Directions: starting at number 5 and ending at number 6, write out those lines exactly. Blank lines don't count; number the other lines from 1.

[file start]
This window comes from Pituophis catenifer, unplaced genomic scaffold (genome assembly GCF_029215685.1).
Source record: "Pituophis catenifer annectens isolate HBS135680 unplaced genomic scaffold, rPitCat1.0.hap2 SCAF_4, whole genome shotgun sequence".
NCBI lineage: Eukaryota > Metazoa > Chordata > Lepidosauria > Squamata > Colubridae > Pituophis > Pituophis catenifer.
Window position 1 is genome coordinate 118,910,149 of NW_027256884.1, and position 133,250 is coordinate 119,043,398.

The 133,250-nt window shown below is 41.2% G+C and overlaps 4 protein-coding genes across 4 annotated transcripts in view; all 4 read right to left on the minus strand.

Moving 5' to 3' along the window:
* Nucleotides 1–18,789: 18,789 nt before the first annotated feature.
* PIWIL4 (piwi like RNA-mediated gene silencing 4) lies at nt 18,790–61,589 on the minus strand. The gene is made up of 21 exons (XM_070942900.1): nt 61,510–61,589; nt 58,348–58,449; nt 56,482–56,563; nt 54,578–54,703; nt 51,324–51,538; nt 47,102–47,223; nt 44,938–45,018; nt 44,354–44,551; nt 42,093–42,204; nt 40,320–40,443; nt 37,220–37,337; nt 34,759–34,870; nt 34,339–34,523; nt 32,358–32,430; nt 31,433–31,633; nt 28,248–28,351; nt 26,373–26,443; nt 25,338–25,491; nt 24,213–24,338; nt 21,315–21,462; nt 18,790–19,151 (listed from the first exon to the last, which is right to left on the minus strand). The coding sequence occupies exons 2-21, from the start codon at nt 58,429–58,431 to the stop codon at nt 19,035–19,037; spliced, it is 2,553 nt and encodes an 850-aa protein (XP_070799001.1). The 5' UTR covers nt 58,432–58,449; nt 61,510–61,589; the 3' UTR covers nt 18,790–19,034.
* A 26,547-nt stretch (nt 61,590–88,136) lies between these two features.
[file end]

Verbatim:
The 133,250-nt window shown below is 41.2% G+C and overlaps 4 protein-coding genes across 4 annotated transcripts in view; all 4 read right to left on the minus strand.

Moving 5' to 3' along the window: